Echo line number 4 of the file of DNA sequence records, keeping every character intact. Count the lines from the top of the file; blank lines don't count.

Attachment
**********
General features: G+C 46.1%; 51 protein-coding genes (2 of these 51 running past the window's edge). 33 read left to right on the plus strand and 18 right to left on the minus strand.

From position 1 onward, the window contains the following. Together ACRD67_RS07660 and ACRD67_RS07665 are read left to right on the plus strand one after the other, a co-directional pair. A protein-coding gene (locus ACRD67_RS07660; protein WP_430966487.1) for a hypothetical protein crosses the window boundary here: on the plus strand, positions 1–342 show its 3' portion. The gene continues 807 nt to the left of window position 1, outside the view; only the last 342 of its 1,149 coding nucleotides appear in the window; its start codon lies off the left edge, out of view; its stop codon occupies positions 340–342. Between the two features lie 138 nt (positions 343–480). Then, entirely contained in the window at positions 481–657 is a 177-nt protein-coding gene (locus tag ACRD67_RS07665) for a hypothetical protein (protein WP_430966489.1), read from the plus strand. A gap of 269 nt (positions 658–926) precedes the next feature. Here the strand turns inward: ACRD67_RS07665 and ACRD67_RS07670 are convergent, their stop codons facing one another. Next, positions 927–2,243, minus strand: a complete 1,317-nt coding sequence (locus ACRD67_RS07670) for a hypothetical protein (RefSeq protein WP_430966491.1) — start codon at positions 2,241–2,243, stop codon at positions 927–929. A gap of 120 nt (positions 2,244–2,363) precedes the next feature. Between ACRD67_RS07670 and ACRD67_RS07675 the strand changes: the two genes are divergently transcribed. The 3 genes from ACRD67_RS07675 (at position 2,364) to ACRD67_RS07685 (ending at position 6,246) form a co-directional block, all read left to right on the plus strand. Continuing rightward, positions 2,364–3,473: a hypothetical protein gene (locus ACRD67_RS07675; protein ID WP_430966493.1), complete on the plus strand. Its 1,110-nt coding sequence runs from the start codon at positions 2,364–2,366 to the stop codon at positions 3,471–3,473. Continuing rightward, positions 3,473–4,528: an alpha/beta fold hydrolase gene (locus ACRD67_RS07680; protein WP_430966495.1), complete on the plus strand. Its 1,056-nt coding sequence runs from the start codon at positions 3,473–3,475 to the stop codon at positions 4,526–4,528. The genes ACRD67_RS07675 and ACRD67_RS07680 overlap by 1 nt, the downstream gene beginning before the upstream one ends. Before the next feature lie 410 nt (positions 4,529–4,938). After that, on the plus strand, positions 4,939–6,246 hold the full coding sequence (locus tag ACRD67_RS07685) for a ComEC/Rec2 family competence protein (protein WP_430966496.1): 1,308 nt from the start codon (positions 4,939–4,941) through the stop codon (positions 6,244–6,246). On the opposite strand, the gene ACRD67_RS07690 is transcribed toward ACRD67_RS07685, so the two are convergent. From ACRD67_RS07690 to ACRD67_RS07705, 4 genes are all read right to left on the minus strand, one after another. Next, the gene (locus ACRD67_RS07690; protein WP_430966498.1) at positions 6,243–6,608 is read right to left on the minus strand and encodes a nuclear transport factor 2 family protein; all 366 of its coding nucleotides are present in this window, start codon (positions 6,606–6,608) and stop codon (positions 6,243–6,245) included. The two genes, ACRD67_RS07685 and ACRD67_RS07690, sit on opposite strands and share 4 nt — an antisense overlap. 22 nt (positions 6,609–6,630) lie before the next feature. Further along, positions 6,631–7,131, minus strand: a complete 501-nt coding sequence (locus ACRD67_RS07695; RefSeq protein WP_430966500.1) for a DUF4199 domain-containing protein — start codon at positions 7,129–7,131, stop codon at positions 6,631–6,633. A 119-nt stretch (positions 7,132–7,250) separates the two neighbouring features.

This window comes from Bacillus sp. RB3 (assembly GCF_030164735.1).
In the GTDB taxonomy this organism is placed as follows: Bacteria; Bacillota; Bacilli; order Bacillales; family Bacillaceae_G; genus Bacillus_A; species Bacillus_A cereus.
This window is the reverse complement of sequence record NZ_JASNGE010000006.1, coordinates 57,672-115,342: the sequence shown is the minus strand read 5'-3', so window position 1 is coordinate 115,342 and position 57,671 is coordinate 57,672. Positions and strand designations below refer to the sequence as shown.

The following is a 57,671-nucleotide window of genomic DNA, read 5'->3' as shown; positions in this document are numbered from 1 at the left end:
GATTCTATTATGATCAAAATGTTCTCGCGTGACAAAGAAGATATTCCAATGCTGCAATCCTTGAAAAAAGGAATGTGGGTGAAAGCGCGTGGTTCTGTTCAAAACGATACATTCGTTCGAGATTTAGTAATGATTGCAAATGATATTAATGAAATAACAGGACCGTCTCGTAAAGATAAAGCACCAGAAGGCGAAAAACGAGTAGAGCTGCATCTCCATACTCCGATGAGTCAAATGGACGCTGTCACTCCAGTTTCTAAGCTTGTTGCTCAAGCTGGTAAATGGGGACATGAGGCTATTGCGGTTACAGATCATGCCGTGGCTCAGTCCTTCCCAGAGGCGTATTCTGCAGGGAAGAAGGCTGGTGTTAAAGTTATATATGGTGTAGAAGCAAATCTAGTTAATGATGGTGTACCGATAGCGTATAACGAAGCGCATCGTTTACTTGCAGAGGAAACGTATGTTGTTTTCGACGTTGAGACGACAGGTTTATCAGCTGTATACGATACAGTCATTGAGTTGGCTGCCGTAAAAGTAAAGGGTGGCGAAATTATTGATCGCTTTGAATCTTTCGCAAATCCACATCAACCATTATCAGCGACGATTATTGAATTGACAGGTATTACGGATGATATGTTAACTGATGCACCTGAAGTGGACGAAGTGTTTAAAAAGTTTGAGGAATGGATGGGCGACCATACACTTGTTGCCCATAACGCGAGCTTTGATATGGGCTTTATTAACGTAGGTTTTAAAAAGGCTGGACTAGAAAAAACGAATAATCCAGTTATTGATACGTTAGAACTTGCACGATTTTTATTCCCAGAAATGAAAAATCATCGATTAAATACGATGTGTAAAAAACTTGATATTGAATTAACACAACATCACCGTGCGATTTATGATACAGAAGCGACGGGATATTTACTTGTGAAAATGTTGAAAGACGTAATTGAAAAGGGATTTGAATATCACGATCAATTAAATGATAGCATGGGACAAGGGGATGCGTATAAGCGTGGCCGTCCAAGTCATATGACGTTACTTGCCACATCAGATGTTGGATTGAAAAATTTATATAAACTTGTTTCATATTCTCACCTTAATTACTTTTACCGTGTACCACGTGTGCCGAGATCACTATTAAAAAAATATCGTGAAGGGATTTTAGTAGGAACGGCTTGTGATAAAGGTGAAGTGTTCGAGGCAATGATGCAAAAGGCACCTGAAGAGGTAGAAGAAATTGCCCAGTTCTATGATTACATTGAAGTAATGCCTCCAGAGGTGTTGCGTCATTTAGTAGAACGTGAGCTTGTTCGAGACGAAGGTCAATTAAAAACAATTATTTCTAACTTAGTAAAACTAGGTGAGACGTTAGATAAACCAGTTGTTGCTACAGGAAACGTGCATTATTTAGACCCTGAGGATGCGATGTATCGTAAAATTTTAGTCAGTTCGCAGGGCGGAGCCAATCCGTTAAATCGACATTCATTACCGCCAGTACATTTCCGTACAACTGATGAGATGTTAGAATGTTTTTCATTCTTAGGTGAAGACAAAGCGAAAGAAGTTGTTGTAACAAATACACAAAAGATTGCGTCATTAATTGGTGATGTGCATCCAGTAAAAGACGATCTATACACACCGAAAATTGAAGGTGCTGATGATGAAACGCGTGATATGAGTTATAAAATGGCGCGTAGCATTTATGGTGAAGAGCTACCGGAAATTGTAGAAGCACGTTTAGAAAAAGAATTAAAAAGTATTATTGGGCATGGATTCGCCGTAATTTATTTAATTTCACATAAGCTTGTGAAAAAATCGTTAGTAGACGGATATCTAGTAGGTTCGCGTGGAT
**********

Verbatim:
In the GTDB taxonomy this organism is placed as follows: Bacteria; Bacillota; Bacilli; order Bacillales; family Bacillaceae_G; genus Bacillus_A; species Bacillus_A cereus.